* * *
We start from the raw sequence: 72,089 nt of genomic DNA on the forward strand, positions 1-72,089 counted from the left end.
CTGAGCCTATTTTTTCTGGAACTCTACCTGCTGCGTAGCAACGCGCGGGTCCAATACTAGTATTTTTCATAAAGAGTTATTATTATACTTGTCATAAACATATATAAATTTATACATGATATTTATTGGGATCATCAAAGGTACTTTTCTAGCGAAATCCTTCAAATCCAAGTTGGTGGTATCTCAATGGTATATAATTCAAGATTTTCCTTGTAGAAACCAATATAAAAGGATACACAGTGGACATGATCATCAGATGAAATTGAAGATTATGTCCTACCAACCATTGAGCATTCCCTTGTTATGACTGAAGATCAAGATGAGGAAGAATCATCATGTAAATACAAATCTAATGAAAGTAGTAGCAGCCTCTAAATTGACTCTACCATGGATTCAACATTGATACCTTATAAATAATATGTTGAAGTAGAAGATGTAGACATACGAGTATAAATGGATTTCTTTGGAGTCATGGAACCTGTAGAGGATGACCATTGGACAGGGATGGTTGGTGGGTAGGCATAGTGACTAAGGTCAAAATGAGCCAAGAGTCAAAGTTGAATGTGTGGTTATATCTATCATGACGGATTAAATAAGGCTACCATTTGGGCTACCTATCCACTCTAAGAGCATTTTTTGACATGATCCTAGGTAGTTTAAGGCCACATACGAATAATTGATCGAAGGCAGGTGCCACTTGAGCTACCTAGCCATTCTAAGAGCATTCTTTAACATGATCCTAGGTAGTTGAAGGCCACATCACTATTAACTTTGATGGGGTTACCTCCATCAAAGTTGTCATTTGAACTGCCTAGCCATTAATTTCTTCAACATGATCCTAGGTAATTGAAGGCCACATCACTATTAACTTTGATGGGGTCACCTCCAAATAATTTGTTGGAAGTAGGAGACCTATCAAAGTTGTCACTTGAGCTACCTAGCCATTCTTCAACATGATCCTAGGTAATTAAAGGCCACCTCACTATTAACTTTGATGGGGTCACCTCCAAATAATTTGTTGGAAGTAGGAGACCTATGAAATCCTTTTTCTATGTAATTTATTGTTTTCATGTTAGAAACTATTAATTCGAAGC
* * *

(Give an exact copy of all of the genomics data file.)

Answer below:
We start from the raw sequence: 72,089 nt of genomic DNA on the forward strand, positions 1-72,089 counted from the left end.
CTGAGCCTATTTTTTCTGGAACTCTACCTGCTGCGTAGCAACGCGCGGGTCCAATACTAGTATTTTTCATAAAGAGTTATTATTATACTTGTCATAAACATATATAAATTTATACATGATATTTATTGGGATCATCAAAGGTACTTTTCTAGCGAAATCCTTCAAATCCAAGTTGGTGGTATCTCAATGGTATATAATTCAAGATTTTCCTTGTAGAAACCAATATAAAAGGATACACAGTGGACATGATCATCAGATGAAATTGAAGATTATGTCCTACCAACCATTGAGCATTCCCTTGTTATGACTGAAGATCAAGATGAGGAAGAATCATCATGTAAATACAAATCTAATGAAAGTAGTAGCAGCCTCTAAATTGACTCTACCATGGATTCAACATTGATACCTTATAAATAATATGTTGAAGTAGAAGATGTAGACATACGAGTATAAATGGATTTCTTTGGAGTCATGGAACCTGTAGAGGATGACCATTGGACAGGGATGGTTGGTGGGTAGGCATAGTGACTAAGGTCAAAATGAGCCAAGAGTCAAAGTTGAATGTGTGGTTATATCTATCATGACGGATTAAATAAGGCTACCATTTGGGCTACCTATCCACTCTAAGAGCATTTTTTGACATGATCCTAGGTAGTTTAAGGCCACATACGAATAATTGATCGAAGGCAGGTGCCACTTGAGCTACCTAGCCATTCTAAGAGCATTCTTTAACATGATCCTAGGTAGTTGAAGGCCACATCACTATTAACTTTGATGGGGTTACCTCCATCAAAGTTGTCATTTGAACTGCCTAGCCATTAATTTCTTCAACATGATCCTAGGTAATTGAAGGCCACATCACTATTAACTTTGATGGGGTCACCTCCAAATAATTTGTTGGAAGTAGGAGACCTATCAAAGTTGTCACTTGAGCTACCTAGCCATTCTTCAACATGATCCTAGGTAATTAAAGGCCACCTCACTATTAACTTTGATGGGGTCACCTCCAAATAATTTGTTGGAAGTAGGAGACCTATGAAATCCTTTTTCTATGTAATTTATTGTTTTCATGTTAGAAACTATTAATTCGAAGC